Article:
The next stop north from Blanes on the coast road—by way of the mass-market resort of Lloret de Mar—is Tossa de Mar (80 km [50 miles] northeast of Barcelona, 41 km [25 miles] south of Girona), christened "Blue Paradise" by painter Marc Chagall, who summered here for four decades. Tossa's walled medieval town and pristine beaches are among Catalonia's best.
Set around a blue buckle of a bay, Tossa de Mar is a symphony in two
parts: the Vila Vella, or Old Town—a knotted warren of steep, narrow, cobblestone streets with many restored buildings (some dating back to the 14th century)—and the Vila Nova, or New Town. The former is encased in medieval walls and towers, but the New Town is open to the sea and is itself a lovely district threaded by 18th-century lanes. Girdling the Old Town, on the Cap de Tossa promontory that juts out into the sea, the 12th-century walls and towers at water's edge are a local pride and joy, the only example of a fortified medieval town on the entire Catalan coast.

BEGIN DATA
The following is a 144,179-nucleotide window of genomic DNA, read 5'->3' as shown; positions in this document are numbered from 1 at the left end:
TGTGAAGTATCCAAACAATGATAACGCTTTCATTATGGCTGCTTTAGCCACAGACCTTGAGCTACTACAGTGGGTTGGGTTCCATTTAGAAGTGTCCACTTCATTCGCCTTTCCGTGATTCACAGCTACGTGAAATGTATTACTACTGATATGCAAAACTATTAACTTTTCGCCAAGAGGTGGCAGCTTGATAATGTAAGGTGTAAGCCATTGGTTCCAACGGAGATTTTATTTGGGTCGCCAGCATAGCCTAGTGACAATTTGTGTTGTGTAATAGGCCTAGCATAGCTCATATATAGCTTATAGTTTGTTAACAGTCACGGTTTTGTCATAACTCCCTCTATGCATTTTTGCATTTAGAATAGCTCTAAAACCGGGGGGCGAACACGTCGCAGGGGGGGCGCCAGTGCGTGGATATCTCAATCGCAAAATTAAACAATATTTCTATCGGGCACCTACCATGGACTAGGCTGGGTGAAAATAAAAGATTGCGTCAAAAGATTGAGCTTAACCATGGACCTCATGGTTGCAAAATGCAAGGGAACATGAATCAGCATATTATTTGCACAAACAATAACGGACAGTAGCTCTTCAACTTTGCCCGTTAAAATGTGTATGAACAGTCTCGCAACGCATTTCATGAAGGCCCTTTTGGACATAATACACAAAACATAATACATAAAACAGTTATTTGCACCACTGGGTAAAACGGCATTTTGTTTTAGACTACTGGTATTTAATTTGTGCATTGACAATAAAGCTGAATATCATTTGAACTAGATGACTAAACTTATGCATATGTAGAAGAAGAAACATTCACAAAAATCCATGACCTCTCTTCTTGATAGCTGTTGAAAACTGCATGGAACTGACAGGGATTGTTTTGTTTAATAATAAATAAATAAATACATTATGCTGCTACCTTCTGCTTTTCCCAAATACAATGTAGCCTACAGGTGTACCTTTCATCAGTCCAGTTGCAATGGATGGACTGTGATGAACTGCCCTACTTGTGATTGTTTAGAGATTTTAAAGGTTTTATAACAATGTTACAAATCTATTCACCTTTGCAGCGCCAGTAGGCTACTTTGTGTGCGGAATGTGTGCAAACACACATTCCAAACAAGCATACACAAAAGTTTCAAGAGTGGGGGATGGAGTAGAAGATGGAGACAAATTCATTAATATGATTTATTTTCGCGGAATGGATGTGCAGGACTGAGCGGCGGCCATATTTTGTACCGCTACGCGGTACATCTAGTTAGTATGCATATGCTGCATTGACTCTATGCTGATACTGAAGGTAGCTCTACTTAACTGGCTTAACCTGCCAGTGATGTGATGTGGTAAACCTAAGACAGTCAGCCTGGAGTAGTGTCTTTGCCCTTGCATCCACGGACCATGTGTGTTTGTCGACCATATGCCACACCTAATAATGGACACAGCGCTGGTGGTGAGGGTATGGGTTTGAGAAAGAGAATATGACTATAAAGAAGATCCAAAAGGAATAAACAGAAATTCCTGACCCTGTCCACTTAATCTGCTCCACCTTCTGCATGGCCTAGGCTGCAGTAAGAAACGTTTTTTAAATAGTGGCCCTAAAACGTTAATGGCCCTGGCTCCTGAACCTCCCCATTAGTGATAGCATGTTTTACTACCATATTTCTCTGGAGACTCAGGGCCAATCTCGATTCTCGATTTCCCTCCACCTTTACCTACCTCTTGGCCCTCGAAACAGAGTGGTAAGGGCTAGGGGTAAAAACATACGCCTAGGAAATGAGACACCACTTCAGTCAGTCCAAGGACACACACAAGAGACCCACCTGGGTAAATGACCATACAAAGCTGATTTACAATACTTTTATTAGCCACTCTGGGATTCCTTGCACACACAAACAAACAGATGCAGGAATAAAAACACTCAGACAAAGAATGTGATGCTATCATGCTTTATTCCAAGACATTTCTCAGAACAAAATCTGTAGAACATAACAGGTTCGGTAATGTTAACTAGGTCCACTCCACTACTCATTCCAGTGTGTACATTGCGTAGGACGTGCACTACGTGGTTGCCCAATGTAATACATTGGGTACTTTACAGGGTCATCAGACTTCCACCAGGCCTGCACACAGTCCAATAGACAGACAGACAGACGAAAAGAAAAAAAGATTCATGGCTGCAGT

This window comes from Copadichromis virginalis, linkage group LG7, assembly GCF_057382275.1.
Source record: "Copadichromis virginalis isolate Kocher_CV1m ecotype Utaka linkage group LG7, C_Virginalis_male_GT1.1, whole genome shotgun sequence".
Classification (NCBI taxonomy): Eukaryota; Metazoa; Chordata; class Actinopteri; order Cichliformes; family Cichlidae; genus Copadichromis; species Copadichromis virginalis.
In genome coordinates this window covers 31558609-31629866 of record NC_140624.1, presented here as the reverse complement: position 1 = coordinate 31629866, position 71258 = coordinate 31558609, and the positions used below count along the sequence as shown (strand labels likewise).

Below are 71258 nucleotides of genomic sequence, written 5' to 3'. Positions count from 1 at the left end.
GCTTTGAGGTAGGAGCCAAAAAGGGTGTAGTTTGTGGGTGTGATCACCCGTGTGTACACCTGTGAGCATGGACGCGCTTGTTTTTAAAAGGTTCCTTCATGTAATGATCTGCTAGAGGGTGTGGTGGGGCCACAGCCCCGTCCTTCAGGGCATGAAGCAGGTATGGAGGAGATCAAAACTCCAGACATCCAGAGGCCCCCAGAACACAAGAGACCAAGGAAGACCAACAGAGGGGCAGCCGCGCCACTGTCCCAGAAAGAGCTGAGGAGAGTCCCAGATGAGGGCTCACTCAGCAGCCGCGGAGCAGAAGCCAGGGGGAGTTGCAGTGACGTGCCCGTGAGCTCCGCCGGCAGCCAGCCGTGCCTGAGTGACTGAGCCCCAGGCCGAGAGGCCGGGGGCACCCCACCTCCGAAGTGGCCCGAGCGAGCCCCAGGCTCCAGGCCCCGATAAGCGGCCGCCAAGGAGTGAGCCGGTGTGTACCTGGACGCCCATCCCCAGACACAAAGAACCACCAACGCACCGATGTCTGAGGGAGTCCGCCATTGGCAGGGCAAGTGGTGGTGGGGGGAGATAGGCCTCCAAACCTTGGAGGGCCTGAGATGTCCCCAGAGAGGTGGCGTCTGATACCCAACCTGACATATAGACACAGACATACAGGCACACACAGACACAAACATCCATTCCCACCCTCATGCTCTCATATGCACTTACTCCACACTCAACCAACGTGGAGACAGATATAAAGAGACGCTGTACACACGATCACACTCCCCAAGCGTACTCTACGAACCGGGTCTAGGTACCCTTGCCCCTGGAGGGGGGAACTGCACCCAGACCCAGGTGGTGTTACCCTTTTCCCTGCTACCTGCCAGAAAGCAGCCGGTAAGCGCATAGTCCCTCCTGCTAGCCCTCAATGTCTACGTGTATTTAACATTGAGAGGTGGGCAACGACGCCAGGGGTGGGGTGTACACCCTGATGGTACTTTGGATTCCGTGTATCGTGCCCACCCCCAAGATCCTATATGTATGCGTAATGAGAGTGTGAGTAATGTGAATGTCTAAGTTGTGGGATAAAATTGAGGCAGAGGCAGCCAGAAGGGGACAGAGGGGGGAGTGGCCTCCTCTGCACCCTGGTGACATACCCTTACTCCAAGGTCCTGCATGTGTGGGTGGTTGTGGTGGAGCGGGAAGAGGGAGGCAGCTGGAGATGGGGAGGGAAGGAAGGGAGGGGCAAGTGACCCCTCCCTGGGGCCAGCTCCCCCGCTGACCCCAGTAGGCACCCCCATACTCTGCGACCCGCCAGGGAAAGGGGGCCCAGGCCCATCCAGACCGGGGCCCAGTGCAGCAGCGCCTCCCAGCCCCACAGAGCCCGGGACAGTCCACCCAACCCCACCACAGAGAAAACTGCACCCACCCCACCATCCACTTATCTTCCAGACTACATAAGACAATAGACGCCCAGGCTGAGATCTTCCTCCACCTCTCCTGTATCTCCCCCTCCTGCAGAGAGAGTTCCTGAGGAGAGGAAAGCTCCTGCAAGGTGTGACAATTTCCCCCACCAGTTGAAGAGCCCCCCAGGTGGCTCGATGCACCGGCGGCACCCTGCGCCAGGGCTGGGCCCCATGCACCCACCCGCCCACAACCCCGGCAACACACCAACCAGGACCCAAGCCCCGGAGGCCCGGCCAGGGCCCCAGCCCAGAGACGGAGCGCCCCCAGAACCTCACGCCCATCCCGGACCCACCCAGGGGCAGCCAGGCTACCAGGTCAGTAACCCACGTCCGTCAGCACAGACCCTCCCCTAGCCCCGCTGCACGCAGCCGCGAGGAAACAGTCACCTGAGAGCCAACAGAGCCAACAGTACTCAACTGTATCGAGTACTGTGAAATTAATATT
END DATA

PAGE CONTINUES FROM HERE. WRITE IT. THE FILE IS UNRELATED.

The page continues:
Ava Gardner filmed the 1951 British drama Pandora and the Flying Dutchman here (a statue dedicated to her stands on a terrace on the medieval walls). Things may have changed since those days, but this beautiful village retains much of the unspoiled magic of its past. The primary beach at Tossa de Mar is the Platja Gran (Big Beach) in front of the town beneath the walls, and just next to it is Mar Menuda (Little Sea), where the small, colorfully painted fishing boats—maybe the same ones that caught your dinner—pull up onto the beach.
The main bus station (the local tourist office is here) is on Plaça de les Nacions Sense Estat. Take Avinguda Ferran and Avinguda Costa Brava to head down the slope to the waterfront and the Old Town, which you enter via the Torre de les Hores, and head to the Vila Vella's heart—the Gothic church of Sant Vicenç—for a journey back in time to the Middle Ages.